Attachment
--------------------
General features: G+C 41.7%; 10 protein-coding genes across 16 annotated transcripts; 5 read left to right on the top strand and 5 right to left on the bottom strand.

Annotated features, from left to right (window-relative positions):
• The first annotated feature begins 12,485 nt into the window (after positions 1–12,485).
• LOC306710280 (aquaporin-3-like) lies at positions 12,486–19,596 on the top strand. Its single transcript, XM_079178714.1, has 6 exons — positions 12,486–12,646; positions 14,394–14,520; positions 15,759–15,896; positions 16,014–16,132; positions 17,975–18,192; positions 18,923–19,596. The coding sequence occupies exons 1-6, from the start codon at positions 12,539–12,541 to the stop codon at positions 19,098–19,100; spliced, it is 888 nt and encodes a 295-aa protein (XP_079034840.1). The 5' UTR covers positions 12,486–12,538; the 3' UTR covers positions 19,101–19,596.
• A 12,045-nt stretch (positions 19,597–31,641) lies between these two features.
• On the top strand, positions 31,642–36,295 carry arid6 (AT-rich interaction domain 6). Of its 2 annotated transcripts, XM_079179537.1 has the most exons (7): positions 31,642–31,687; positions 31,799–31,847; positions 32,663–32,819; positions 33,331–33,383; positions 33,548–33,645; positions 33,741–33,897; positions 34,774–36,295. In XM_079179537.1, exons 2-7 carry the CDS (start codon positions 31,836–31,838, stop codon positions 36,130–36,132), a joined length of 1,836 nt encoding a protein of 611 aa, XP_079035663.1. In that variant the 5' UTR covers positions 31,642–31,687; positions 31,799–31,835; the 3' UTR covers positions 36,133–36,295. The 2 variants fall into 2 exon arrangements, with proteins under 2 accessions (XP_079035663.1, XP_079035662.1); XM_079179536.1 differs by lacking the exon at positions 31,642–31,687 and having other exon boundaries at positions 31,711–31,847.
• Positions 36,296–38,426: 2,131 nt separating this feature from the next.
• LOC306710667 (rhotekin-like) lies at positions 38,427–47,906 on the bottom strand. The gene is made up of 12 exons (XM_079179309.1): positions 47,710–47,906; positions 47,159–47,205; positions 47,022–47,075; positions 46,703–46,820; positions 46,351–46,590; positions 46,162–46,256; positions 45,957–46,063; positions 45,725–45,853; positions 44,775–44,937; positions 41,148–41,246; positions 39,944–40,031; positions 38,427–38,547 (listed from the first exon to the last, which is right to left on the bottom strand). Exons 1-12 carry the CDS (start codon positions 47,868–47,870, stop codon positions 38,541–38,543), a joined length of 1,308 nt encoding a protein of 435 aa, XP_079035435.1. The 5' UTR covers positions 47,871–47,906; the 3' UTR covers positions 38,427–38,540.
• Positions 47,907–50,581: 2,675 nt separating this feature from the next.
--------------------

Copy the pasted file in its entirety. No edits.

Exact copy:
General features: G+C 41.7%; 10 protein-coding genes across 16 annotated transcripts; 5 read left to right on the top strand and 5 right to left on the bottom strand.

Annotated features, from left to right (window-relative positions):
• The first annotated feature begins 12,485 nt into the window (after positions 1–12,485).
• LOC306710280 (aquaporin-3-like) lies at positions 12,486–19,596 on the top strand. Its single transcript, XM_079178714.1, has 6 exons — positions 12,486–12,646; positions 14,394–14,520; positions 15,759–15,896; positions 16,014–16,132; positions 17,975–18,192; positions 18,923–19,596. The coding sequence occupies exons 1-6, from the start codon at positions 12,539–12,541 to the stop codon at positions 19,098–19,100; spliced, it is 888 nt and encodes a 295-aa protein (XP_079034840.1). The 5' UTR covers positions 12,486–12,538; the 3' UTR covers positions 19,101–19,596.
• A 12,045-nt stretch (positions 19,597–31,641) lies between these two features.
• On the top strand, positions 31,642–36,295 carry arid6 (AT-rich interaction domain 6). Of its 2 annotated transcripts, XM_079179537.1 has the most exons (7): positions 31,642–31,687; positions 31,799–31,847; positions 32,663–32,819; positions 33,331–33,383; positions 33,548–33,645; positions 33,741–33,897; positions 34,774–36,295. In XM_079179537.1, exons 2-7 carry the CDS (start codon positions 31,836–31,838, stop codon positions 36,130–36,132), a joined length of 1,836 nt encoding a protein of 611 aa, XP_079035663.1. In that variant the 5' UTR covers positions 31,642–31,687; positions 31,799–31,835; the 3' UTR covers positions 36,133–36,295. The 2 variants fall into 2 exon arrangements, with proteins under 2 accessions (XP_079035663.1, XP_079035662.1); XM_079179536.1 differs by lacking the exon at positions 31,642–31,687 and having other exon boundaries at positions 31,711–31,847.
• Positions 36,296–38,426: 2,131 nt separating this feature from the next.
• LOC306710667 (rhotekin-like) lies at positions 38,427–47,906 on the bottom strand. The gene is made up of 12 exons (XM_079179309.1): positions 47,710–47,906; positions 47,159–47,205; positions 47,022–47,075; positions 46,703–46,820; positions 46,351–46,590; positions 46,162–46,256; positions 45,957–46,063; positions 45,725–45,853; positions 44,775–44,937; positions 41,148–41,246; positions 39,944–40,031; positions 38,427–38,547 (listed from the first exon to the last, which is right to left on the bottom strand). Exons 1-12 carry the CDS (start codon positions 47,868–47,870, stop codon positions 38,541–38,543), a joined length of 1,308 nt encoding a protein of 435 aa, XP_079035435.1. The 5' UTR covers positions 47,871–47,906; the 3' UTR covers positions 38,427–38,540.
• Positions 47,907–50,581: 2,675 nt separating this feature from the next.